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Phase I : Selection

This section describes the process of developing concept notes, applying a screening framework, and prioritizing proposed projects.
Planning processes identify new investments, including improvement or expansion of existing services. Municipalities are sometimes confronted with new project demands on a more ad hoc basis, for example, responding to natural disasters, unanticipated demand, and unsolicited proposals. Planning needs to reflect economic justification benefit to the government, through cost-benefit or value for money assessments. The assessment function needs to adjust for the possibilities of incentive bias and bias toward new build as opposed to refurbishing existing assets to ensure an objective assessment.
Common planning processes focus on the efficient allocation of public funding, and therefore the most feasible projects are generally allocated for public funding and financing. Those remaining projects that are not allocated public funding, generally more risky or complicated projects, tend to be relegated to private development, including PPP. However, private financing is risk based—private financing for more risky projects attracts a higher financing cost, less risky projects can be financed at a lower interest rate. Therefore, the usual allocation dynamic should be reversed—the least risky, most feasible projects should be developed with PPP. For example, there are countries where for every project that asks for public funding, the project team must elaborate why the project cannot be implemented through a PPP structure to ensure that scarce public funding is used only to the extent necessary.
As part of the analysis of proposed new investments, the municipality should prepare a concept note to capture key summary information (that is project description, project rationale, identified sources of revenue/financing). (See Module 3: Sample Project Concept Note) The concept note can also be used for the scoring exercise used to evaluate potential projects. (See Module 2: Project Concept Assessment Tool)
There are certain fundamental characteristics that a good project should exhibit. These include:
  • Strong rationale
  • Institutional readiness
  • Project readiness.
  • PPP suitability
At the selection phase, the level and quality of data is likely to be very poor. Definitive decisions should not be taken based on such preliminary data but rather indicative to help guide the municipality and identify additional data required and further analysis to be done.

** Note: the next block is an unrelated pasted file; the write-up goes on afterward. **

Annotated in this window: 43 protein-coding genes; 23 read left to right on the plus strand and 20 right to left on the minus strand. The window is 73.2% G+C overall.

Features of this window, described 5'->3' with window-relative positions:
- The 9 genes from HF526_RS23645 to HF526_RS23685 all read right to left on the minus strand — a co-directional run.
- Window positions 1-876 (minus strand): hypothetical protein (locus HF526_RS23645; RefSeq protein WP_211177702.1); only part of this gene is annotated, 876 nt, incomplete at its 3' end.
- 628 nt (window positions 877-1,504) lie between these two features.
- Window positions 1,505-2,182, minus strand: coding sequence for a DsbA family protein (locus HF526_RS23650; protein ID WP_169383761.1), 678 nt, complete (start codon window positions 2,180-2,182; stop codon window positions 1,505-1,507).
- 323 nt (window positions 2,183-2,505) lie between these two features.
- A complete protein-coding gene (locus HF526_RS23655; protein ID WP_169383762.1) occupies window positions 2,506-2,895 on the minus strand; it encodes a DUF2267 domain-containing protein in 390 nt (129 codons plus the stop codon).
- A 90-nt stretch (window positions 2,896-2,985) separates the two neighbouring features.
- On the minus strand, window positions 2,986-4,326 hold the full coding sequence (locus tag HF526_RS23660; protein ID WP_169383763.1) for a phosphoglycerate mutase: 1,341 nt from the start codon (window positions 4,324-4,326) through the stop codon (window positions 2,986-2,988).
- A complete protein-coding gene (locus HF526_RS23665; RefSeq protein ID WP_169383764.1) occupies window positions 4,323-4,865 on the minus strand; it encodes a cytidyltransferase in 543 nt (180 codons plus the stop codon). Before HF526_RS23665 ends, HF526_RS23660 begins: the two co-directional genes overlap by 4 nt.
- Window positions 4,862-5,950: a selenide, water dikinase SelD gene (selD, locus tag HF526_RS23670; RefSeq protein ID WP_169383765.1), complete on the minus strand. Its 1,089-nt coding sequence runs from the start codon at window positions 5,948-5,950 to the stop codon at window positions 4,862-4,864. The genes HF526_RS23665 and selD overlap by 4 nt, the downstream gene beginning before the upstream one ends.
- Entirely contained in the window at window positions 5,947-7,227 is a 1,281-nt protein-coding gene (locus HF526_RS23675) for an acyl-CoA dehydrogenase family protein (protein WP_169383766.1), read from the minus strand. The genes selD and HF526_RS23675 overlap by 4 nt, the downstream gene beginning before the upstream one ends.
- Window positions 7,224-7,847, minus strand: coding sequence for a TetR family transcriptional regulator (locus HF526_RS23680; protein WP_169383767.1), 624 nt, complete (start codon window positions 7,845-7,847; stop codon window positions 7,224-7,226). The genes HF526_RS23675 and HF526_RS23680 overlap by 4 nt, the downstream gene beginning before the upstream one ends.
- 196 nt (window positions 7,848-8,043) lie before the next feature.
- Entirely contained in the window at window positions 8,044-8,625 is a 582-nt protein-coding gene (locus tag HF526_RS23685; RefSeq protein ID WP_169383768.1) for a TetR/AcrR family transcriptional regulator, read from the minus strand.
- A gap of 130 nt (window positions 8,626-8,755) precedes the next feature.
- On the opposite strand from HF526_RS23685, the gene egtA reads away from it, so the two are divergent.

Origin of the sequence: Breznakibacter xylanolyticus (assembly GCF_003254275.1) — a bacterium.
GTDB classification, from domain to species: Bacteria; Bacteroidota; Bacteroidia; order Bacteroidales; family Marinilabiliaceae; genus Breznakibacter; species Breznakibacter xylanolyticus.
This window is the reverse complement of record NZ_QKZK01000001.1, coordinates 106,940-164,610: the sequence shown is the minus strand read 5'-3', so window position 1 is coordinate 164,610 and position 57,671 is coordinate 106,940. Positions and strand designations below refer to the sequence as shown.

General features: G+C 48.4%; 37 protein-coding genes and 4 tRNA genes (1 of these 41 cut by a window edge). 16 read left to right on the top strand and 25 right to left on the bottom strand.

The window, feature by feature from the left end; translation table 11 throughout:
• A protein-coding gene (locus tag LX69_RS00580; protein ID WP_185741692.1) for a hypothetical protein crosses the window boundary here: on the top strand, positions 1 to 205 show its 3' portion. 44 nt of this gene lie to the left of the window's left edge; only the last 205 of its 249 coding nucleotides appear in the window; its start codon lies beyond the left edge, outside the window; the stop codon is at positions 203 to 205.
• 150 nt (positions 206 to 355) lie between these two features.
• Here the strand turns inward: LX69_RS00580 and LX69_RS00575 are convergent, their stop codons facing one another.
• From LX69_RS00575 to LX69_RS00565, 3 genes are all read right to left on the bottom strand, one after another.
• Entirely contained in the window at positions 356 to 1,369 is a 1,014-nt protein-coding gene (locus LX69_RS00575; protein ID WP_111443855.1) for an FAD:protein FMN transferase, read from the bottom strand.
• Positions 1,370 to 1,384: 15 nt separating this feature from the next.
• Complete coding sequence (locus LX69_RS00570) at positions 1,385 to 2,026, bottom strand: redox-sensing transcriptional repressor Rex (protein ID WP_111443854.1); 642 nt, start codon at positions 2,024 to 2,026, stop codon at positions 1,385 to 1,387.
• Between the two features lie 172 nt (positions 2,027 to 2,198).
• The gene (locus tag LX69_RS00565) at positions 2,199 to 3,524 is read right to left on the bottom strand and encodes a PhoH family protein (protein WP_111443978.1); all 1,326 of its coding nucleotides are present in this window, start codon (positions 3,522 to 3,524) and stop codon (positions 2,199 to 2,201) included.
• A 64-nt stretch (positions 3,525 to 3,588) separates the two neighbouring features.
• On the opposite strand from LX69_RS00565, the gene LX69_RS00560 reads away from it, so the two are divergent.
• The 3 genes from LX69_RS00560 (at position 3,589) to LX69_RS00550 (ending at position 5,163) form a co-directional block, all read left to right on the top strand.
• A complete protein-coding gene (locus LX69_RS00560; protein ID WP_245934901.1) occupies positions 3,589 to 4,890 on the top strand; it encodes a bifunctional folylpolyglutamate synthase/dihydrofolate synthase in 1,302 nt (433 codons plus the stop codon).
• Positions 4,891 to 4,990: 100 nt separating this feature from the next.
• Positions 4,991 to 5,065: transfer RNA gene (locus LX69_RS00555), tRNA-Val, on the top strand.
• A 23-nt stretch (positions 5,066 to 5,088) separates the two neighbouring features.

To learn more about Project Selection, download the full Guidance Note.
The private finance and investment markets can only absorb so much project risk for PPP, with this market demand liable to shift over time. The municipality should consider the market appetite, how that appetite is likely to evolve over the short to medium term, and therefore how many and which projects should be prepared as a priority to fit with the market appetite and avoid exceeding market appetite.
Prioritization should also reflect resource constraints of the municipality. Constraints may include, for example, the capacity of the municipal PPP team, the budget available for project preparation, and the fiscal space available for the provision of financial support to PPP projects, such as availability payments or guarantees.
To learn more about Prioritization, download the full Guidance Note.
The decision to select and prioritize a potential municipal PPP should include a decision to provide funding for project preparation. The concept note should include an assessment of the scope and cost of the project feasibility study and to bring the project to tender and award. The cost of project preparation can vary significantly based on the size and complexity of the project, and the capacity of the municipality.
The municipality might access support from national or international bodies, for example many countries provide access to PPP expertise through PPP units and extra-budgetary funding for PPP project preparation. National development banks or investment funds may be available to provide finance for municipal or private entities on more attractive terms or pricing to implement the project. Such support may also be available from bilateral or multi-lateral entities (for example the World Bank).
To learn more about Project Funding, download the full Guidance Note.

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